This is part 2 of 3. Part 1 is here. Part 3 is here.

At cum longa decem tulerint fastidia menses,
perfectoque gravis fetu distenditur alvus,
semina quae patris fuerant, haec pondera matri
infligunt duros utero turgente dolores.
nam cum luctato solvuntur viscera partu,
una luit, tanto carnis discrimine pendens,
quod coiere duo. spes palpat forte dolentem,
editus in lucem si vivat filius; atqui
contingit plerumque, gemens ut mortua fundat.
saepe etiam soboli nec mortis tempore natae
dant geminum matris commortua membra sepulcrum.
illud iam levius quotiens intervenit, ipsa
ut pereat tum sola parens, ac pondere fuso
emittat cum prole animam? quid forte levatum
nutritumque diu rapitur si funere pignus,
unica quod crebro spes respicit, et perit omne
quod sibi conceptis spondebant gaudia votis?
(Avitus of Vienne, De Virginitate 173-189)

When ten months have brought continuous sickness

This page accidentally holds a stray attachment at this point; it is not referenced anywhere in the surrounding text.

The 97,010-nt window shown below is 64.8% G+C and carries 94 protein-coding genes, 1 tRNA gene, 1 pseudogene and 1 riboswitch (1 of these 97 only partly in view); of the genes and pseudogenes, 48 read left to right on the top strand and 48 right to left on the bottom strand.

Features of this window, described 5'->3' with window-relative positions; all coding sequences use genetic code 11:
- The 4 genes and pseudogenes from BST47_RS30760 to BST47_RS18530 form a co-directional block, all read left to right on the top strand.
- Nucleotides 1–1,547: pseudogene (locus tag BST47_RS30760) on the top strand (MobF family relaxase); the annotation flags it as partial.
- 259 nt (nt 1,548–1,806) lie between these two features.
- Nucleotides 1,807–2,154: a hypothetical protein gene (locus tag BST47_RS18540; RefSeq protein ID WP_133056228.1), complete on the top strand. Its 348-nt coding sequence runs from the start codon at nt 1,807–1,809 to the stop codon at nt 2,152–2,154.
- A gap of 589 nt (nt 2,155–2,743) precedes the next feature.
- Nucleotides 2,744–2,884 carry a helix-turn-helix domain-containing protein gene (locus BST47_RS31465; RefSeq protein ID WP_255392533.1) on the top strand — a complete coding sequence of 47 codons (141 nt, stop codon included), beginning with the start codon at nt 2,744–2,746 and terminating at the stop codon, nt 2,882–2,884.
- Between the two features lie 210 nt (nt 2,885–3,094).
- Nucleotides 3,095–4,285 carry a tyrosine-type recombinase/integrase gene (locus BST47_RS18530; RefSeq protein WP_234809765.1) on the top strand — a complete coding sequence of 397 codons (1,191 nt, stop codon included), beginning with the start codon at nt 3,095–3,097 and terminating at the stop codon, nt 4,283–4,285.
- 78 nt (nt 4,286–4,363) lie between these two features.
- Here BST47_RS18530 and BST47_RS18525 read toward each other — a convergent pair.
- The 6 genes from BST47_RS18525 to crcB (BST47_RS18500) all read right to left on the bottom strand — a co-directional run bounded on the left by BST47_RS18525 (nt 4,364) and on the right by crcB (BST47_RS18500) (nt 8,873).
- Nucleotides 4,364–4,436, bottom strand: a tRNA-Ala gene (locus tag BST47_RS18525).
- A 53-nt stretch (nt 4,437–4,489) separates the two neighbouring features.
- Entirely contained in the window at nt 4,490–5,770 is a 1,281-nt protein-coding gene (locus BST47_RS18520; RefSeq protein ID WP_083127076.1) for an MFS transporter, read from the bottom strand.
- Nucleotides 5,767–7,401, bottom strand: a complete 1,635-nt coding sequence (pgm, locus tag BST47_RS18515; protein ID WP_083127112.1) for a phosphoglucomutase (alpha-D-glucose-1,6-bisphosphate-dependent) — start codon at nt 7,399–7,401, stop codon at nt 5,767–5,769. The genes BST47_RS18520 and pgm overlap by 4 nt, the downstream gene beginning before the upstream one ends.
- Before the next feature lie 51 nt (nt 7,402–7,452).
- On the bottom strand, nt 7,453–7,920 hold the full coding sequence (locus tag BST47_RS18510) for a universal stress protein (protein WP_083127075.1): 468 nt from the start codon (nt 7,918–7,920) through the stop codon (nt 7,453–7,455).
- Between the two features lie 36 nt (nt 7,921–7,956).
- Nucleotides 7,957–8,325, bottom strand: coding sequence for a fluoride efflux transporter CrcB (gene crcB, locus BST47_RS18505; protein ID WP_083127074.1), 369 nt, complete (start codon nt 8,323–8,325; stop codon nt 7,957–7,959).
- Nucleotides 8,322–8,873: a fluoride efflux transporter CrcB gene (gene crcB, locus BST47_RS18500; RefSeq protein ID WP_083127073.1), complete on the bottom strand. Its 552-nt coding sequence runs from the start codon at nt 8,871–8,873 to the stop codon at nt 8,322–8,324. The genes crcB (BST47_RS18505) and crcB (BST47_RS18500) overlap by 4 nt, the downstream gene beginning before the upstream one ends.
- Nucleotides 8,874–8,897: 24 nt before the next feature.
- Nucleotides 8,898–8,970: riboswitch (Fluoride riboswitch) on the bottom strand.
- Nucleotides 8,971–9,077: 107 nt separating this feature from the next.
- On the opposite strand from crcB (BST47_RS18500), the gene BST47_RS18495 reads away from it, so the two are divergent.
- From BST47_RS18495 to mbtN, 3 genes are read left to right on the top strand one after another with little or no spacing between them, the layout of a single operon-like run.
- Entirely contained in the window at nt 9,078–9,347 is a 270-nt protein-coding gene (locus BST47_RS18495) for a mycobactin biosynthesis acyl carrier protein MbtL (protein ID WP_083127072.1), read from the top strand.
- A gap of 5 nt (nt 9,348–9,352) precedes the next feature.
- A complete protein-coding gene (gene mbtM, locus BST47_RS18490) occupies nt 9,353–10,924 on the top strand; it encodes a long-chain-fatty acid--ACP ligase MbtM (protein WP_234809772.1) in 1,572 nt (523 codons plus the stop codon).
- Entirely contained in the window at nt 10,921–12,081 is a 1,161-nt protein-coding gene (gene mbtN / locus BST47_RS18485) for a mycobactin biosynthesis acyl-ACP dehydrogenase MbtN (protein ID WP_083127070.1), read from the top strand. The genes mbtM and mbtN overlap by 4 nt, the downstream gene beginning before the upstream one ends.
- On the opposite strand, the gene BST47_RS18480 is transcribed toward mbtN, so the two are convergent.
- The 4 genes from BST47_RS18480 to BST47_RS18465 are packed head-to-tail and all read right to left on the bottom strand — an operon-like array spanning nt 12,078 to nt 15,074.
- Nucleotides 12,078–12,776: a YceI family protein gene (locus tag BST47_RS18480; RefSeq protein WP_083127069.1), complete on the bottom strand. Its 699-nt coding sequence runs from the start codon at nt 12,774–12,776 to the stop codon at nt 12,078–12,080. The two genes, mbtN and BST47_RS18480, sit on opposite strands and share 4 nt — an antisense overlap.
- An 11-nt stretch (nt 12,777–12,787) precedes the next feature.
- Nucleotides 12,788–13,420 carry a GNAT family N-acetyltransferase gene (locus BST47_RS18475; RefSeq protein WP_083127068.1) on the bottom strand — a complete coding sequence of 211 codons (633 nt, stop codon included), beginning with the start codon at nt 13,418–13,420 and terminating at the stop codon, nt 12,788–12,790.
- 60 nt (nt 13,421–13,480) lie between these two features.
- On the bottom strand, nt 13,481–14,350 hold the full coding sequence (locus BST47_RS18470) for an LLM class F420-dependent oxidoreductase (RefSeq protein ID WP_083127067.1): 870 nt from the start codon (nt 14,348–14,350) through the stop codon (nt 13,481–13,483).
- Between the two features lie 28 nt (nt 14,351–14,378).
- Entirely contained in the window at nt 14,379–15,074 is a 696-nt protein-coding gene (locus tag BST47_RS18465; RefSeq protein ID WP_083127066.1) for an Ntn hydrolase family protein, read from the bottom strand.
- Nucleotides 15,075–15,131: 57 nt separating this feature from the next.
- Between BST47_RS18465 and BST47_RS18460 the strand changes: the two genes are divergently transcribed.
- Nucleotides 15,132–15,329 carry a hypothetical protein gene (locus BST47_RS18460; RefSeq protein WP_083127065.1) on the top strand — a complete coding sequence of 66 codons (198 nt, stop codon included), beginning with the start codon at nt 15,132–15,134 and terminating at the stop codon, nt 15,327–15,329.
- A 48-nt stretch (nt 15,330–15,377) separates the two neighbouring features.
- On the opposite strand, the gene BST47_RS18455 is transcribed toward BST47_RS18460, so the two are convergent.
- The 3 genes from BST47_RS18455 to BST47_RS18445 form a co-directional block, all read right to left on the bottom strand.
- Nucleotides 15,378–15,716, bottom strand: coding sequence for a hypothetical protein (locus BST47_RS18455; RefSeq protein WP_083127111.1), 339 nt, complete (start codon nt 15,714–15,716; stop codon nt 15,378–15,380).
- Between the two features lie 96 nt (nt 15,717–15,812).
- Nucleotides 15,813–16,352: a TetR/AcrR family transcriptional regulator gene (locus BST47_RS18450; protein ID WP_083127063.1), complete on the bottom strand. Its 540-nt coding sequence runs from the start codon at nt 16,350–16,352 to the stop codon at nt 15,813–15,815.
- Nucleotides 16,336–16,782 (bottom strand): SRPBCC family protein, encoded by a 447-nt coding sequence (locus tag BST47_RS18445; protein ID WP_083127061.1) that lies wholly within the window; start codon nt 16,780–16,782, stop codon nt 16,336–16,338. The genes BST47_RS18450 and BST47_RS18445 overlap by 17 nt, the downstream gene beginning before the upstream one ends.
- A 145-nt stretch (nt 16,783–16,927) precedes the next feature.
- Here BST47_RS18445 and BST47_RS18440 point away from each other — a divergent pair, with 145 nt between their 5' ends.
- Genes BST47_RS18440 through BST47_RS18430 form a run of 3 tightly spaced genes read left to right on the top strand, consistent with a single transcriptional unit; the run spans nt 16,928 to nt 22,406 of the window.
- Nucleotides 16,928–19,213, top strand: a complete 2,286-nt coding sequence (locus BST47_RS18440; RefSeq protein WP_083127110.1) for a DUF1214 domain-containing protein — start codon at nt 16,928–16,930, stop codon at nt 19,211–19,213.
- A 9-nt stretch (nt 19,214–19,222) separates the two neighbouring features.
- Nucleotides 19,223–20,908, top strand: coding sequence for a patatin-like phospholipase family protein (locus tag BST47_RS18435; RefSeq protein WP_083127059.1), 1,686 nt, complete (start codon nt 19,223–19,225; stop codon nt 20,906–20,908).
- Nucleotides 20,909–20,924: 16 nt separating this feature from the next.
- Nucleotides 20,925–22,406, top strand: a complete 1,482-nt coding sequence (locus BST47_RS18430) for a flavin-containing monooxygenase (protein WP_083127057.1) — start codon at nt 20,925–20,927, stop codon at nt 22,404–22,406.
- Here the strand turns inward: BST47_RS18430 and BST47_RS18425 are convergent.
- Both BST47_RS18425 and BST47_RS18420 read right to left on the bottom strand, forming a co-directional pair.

And her stomach is heavy, swollen with the fully-formed foetus,
The seeds which came from the father become a burden to the mother
Inflicting unbearable pains as the uterus swells.
For when, in the struggle of giving birth, the womb contracts,
The woman alone pays the price, with such great physical danger,
For what the two of them created together; perhaps hope alleviates the pain,
If the son that is born lives; and yet it very often happens
That with her groans she brings forth a dead child.
Often the mother also dies at the same time, providing a double tomb
For the child that was not even born at the time of its death.
How often does this slightly less terrible event occur,
That the mother alone dies in childbirth? As she brings forth her burden
When the child leaves her, so does her soul. What if the child
Raised and fed for a long time is snatched away by death,
The child viewed as the sole hope, and she loses everything
That her joy promised, all that she was looking forward to?
(tr. Carolinne White)

2 thoughts on “Distenditur”

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